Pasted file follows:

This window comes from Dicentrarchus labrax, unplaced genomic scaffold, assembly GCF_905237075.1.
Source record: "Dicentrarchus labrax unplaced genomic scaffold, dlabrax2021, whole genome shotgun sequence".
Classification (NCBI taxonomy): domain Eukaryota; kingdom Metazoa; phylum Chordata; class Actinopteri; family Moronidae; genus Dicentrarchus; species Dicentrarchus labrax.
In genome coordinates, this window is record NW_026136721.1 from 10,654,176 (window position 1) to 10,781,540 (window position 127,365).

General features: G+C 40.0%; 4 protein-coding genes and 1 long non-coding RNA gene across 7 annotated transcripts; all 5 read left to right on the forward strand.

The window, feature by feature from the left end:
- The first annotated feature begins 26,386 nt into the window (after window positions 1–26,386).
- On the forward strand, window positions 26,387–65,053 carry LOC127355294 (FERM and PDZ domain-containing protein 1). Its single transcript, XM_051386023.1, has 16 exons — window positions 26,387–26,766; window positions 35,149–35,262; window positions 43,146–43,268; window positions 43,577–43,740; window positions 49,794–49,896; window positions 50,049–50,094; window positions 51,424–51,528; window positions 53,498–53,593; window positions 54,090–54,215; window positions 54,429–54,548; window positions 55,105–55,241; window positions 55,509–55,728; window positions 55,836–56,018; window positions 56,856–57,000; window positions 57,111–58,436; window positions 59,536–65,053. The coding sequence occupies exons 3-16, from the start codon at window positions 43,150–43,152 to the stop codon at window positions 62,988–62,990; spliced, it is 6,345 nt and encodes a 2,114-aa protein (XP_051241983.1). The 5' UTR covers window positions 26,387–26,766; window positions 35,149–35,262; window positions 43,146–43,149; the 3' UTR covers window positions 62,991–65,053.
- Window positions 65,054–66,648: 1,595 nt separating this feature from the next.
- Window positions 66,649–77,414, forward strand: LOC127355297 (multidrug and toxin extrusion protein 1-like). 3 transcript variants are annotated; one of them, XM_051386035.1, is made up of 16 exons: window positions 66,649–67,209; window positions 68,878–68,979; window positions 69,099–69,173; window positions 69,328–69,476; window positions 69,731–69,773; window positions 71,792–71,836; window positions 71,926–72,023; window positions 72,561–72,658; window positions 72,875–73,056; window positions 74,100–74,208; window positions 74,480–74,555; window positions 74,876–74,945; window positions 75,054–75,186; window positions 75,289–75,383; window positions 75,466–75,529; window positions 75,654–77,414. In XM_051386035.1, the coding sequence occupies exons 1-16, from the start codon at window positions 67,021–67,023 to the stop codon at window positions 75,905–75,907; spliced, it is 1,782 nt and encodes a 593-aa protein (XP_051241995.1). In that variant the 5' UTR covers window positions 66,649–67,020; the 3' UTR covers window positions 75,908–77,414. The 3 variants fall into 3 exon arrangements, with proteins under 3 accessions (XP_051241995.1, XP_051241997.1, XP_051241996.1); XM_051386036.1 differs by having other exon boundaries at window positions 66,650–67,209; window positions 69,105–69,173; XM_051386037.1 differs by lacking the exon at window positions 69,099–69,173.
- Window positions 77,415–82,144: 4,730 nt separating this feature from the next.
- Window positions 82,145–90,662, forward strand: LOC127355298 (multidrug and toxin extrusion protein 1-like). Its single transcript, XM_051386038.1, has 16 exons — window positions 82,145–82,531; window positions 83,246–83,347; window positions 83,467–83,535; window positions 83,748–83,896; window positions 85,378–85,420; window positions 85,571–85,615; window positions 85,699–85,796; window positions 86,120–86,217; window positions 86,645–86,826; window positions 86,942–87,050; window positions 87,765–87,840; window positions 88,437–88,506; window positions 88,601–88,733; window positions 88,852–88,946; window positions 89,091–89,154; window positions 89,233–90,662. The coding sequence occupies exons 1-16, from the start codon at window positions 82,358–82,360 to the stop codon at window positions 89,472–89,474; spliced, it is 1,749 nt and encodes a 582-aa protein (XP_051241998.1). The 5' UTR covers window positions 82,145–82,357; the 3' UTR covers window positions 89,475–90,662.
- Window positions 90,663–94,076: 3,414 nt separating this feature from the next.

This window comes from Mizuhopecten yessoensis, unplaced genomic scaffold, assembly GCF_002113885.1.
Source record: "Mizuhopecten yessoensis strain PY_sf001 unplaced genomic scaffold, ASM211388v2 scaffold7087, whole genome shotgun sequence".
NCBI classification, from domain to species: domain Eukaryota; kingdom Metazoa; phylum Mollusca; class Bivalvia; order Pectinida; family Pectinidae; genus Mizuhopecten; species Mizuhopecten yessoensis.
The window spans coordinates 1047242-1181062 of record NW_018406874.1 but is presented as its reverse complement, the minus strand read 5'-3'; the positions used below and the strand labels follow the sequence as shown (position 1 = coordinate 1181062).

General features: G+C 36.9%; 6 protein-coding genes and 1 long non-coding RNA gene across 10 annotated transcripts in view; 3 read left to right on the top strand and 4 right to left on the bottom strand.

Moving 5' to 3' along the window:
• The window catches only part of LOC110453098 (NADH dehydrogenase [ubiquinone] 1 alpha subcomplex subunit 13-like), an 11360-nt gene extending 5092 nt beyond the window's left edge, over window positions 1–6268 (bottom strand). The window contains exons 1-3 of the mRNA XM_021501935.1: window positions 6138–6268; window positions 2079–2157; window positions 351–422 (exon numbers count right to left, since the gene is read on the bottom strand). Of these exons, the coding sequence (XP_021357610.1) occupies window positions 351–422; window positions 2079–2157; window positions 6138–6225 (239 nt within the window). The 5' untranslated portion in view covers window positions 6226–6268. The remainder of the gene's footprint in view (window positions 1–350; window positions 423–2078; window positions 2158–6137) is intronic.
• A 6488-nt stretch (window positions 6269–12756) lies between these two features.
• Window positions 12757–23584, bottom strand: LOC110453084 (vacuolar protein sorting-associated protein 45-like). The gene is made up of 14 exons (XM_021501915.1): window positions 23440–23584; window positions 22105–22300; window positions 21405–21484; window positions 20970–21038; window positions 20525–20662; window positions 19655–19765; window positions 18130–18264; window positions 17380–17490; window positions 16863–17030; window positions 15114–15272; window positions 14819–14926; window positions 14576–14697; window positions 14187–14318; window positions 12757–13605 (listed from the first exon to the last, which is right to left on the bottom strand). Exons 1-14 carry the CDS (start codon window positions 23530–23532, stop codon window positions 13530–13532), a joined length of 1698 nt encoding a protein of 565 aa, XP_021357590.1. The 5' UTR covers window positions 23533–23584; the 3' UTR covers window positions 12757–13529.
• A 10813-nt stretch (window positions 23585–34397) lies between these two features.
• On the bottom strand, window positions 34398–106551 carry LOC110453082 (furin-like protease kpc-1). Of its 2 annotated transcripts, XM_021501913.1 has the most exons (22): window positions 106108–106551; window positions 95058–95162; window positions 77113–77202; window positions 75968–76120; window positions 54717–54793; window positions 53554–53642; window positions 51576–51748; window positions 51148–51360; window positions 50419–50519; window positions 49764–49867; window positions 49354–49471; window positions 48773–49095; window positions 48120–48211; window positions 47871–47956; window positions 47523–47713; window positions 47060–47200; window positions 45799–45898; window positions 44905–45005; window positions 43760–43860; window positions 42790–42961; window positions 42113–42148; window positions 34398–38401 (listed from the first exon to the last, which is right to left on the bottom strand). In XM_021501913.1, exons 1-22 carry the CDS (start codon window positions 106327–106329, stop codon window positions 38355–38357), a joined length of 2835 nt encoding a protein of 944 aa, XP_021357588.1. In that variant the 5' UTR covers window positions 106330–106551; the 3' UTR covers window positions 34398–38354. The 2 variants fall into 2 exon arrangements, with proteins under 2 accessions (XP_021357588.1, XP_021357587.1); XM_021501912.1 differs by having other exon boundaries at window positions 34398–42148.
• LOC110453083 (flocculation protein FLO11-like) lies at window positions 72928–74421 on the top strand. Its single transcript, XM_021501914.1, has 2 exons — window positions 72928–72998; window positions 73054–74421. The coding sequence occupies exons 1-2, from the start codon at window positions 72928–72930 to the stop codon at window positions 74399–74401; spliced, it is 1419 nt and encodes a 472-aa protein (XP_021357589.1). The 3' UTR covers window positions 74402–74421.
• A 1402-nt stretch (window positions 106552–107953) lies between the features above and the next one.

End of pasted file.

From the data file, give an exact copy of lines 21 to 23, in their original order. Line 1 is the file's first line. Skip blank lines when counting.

• A 6488-nt stretch (window positions 6269–12756) lies between these two features.
• Window positions 12757–23584, bottom strand: LOC110453084 (vacuolar protein sorting-associated protein 45-like). The gene is made up of 14 exons (XM_021501915.1): window positions 23440–23584; window positions 22105–22300; window positions 21405–21484; window positions 20970–21038; window positions 20525–20662; window positions 19655–19765; window positions 18130–18264; window positions 17380–17490; window positions 16863–17030; window positions 15114–15272; window positions 14819–14926; window positions 14576–14697; window positions 14187–14318; window positions 12757–13605 (listed from the first exon to the last, which is right to left on the bottom strand). Exons 1-14 carry the CDS (start codon window positions 23530–23532, stop codon window positions 13530–13532), a joined length of 1698 nt encoding a protein of 565 aa, XP_021357590.1. The 5' UTR covers window positions 23533–23584; the 3' UTR covers window positions 12757–13529.
• A 10813-nt stretch (window positions 23585–34397) lies between these two features.